Franks: “Well you say it was set up in the wake of the Second World War with noble intentions; the argument now is that it has departed from those aims and it is a highly politicised and – in the words of its critics – anti-Israel talking shop.”

Nix-Hines: “Well there’s no question that the resolutions have come out of the executive board adopted by member states have been incredibly inflammatory and quite frankly…ah…offensive. But the thing that people don’t realise is that because the United States has a seat at the table on the executive board, we’re able to block the implementation of those resolutions. We vote no every single time. Sometimes we’re the only member to do so and because of that the UNESCO secretariat does not enforce the resolutions because they aren’t adopted by consensus. By staying out of the organisation, giving up our seat on the executive board, we now lose that critical ‘no’ vote and the resolutions are free to proceed.”

Franks made no effort to pursue the topic of the factors lying behind the politicisation of UNESCO or to explain to listeners that the stream of resolutions (sponsored and supported by assorted Arab states) that erase and deny Jewish history and heritage in the region are part of a long-standing Palestinian campaign to delegitimise Israel. With the BBC often failing to report – or reporting badly – on Palestinian actions at UNESCO, most listeners would be unable to fill in the blanks for themselves. He continued:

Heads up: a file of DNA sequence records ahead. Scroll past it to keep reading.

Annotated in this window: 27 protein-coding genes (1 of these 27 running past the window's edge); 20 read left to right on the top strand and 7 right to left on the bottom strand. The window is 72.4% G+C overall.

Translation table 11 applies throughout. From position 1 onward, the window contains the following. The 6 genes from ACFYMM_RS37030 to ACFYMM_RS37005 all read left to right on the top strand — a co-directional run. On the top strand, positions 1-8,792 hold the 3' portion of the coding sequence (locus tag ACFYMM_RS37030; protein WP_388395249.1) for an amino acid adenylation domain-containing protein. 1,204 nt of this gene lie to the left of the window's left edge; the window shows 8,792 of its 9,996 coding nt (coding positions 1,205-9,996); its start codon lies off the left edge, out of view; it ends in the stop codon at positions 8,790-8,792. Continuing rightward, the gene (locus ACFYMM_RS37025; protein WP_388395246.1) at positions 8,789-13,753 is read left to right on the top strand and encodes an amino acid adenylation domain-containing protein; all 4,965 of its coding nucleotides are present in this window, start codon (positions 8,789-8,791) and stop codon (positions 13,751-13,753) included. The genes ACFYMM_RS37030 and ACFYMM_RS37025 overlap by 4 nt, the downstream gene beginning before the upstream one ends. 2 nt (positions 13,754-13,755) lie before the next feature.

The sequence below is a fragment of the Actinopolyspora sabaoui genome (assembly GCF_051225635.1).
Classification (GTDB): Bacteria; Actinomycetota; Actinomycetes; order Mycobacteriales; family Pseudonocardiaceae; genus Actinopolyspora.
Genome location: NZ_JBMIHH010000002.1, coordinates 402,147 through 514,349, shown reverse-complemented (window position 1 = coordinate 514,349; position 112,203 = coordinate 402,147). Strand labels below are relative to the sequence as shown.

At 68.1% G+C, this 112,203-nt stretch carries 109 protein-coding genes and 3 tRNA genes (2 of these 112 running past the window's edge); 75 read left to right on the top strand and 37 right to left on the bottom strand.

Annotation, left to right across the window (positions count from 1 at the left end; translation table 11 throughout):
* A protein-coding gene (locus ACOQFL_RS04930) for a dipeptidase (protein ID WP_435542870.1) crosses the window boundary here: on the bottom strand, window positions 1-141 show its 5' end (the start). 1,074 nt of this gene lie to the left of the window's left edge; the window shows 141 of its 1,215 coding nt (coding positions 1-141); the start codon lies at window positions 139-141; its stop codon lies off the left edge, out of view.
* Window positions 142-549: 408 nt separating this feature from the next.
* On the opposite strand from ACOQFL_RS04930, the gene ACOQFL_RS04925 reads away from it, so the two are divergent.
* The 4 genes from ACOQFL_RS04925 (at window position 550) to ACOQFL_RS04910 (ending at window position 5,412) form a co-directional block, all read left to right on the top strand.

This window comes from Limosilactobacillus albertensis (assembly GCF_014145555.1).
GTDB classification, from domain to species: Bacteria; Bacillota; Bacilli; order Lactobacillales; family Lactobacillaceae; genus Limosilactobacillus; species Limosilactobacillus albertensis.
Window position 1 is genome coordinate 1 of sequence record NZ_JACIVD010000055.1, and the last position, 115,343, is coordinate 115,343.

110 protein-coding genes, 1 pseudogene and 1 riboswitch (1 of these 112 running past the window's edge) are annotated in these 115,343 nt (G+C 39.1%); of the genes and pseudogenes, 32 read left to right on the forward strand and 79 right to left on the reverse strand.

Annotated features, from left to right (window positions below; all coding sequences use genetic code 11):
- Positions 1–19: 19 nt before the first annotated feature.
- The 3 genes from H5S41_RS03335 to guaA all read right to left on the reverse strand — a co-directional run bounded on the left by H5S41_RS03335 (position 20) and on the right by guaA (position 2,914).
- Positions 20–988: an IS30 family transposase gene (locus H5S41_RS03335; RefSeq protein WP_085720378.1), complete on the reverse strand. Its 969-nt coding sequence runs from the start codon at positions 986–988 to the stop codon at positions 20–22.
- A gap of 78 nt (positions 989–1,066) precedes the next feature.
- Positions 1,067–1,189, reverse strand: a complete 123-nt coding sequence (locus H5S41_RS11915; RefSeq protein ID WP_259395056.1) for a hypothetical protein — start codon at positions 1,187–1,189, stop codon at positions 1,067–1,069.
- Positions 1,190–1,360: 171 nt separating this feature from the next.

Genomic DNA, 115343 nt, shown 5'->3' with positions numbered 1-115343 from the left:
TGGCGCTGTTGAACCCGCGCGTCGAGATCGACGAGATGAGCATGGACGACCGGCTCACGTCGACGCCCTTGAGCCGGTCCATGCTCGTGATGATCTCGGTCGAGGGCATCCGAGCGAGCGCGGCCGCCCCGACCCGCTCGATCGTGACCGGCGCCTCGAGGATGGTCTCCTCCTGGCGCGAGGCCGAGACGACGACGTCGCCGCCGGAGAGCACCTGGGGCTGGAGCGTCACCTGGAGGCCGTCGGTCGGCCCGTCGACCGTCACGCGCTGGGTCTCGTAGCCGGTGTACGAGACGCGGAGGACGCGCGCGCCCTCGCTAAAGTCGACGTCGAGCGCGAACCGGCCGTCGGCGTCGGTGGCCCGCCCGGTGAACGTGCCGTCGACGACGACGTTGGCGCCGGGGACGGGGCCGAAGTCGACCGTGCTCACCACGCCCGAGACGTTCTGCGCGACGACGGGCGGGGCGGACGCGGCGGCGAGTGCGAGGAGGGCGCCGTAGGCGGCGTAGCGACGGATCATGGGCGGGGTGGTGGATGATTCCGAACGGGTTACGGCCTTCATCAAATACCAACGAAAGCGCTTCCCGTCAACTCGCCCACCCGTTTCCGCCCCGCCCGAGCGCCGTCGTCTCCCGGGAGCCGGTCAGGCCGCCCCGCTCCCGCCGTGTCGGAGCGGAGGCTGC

Franks: “Well except that I suppose the argument could be used that, I mean, essentially you’re accepting the criticism of UNESCO for having a slant – a bias – against Israel, for denying the Israeli or the Jewish cultural and religious and historical links to sites in Jerusalem, the site in Hebron and actually, you know, using your veto is one thing but actually walking away from the organisation is a…a braver and more honest thing to do until it sorts itself out.”

Nix-Hines: “I disagree. You can’t effect change if you’re not part of the organisation and working to encourage positive change.”

Nix-Hines went on to claim that “UNESCO is the only international organisation that teaches Holocaust education” and “the only organisation that is really doing anything serious to develop educational tools to help young people resist violent extremism and encourage tolerance and multiculturalism” before making a statement that Franks chose not to explore further.